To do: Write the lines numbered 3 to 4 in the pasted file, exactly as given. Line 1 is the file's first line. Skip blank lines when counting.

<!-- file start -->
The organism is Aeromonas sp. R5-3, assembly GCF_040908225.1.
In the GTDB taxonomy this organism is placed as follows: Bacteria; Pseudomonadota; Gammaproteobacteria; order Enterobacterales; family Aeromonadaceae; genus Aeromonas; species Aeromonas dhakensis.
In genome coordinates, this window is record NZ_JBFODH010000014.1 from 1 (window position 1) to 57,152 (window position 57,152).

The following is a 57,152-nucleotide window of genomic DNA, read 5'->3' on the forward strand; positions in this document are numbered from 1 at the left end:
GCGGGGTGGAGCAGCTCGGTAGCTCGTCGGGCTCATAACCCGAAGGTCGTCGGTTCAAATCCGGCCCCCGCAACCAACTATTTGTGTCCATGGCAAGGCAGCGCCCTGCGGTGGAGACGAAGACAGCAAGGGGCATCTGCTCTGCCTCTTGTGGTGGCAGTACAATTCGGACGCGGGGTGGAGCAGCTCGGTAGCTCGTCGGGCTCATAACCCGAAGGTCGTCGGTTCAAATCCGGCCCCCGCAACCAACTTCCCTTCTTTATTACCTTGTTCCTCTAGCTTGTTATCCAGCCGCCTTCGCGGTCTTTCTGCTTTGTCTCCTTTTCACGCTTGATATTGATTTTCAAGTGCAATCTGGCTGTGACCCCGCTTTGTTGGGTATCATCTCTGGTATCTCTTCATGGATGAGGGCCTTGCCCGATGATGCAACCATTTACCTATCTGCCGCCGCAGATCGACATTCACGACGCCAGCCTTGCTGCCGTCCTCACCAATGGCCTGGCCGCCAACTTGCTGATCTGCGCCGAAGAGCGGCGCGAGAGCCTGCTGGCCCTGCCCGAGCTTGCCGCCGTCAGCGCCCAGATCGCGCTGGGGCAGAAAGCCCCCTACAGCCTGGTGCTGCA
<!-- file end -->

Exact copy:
In genome coordinates, this window is record NZ_JBFODH010000014.1 from 1 (window position 1) to 57,152 (window position 57,152).

The following is a 57,152-nucleotide window of genomic DNA, read 5'->3' on the forward strand; positions in this document are numbered from 1 at the left end: